‘To carry through on Trump’s promise of realignment in American grand strategy will require a class, or counter-elite, to help him or future presidents like him’
“Merchants of death” was a sobriquet once applied to the arms industry, notably by the journalists F.C. Hanighen and H.C. Engelbrecht in the title of a book they published in 1934. Today the real merchants of death are not the arms dealers but those who sell the idea of war within America’s policy elite, both inside and outside of government. They possess a monopoly on respectability, and politicians who thirst for respect from the real governing class need little incentive to adopt the ideas of the smart set. Those who don’t play along get the treatment meted out to Ron Paul or Tulsi Gabbard—or Donald Trump.
Trump does not crave respectability. He supplies whatever desire for approval he feels from his own reservoir of self-esteem. This makes him seem arrogant and perversely proud of his ignorance, so far as his enemies see it, but in fact it means he is largely immune to the ideological virus to which virtually all other politicians are susceptible. Trump knows that the foreign policy establishment is bankrupt. And that’s what makes him a president who can actually give peace a chance.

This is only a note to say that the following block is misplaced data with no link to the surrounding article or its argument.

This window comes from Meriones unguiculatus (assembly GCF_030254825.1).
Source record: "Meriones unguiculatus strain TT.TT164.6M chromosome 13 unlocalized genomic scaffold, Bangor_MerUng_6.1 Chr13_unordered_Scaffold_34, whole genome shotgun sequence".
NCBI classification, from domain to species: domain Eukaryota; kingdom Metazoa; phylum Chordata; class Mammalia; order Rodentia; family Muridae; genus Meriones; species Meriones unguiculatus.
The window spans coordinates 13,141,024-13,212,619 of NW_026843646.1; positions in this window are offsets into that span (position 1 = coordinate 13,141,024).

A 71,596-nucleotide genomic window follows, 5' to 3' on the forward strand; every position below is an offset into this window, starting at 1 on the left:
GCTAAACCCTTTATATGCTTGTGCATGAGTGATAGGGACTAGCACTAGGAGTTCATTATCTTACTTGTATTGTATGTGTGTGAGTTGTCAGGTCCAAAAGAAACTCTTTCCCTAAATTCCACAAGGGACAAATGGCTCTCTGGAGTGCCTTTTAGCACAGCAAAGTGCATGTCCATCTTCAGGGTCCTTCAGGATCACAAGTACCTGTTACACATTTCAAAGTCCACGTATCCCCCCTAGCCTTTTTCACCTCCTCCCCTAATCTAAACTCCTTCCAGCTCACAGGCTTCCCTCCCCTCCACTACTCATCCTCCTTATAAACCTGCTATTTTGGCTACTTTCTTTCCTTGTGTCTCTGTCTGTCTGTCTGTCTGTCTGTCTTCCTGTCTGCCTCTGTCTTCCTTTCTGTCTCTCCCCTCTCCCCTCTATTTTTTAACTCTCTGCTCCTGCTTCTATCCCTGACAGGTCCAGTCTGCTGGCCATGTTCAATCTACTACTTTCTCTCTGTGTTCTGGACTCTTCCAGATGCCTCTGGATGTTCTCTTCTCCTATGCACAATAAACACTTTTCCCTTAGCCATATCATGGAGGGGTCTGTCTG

Expert opinion holds that the U.S. should be deeply involved in Syria, even to the point of fighting a two-front war with Bashar al-Assad and groups like the Islamic State. The same experts believe that the U.S. should not plan to leave Afghanistan any time soon. On the contrary, in moments of candor, many a general and think-tank apparatchik will remind you that the U.S. has happily had forces in Germany and Japan for about 70 years, so why not Afghanistan, too? Toward Russia, our policy must be one of renewed Cold War. NATO should expand indefinitely. War with Iran is inevitable, at least as far as the Republican part of the foreign policy establishment is concerned. Saudi Arabia’s wars are our wars, too. And North Korea should cause us all to lose sleep at night.
Trump dissents from almost all of this, with the regrettable exception of his support for Mohammed bin Salman’s war in Yemen. He would like to get out of Syria and Afghanistan.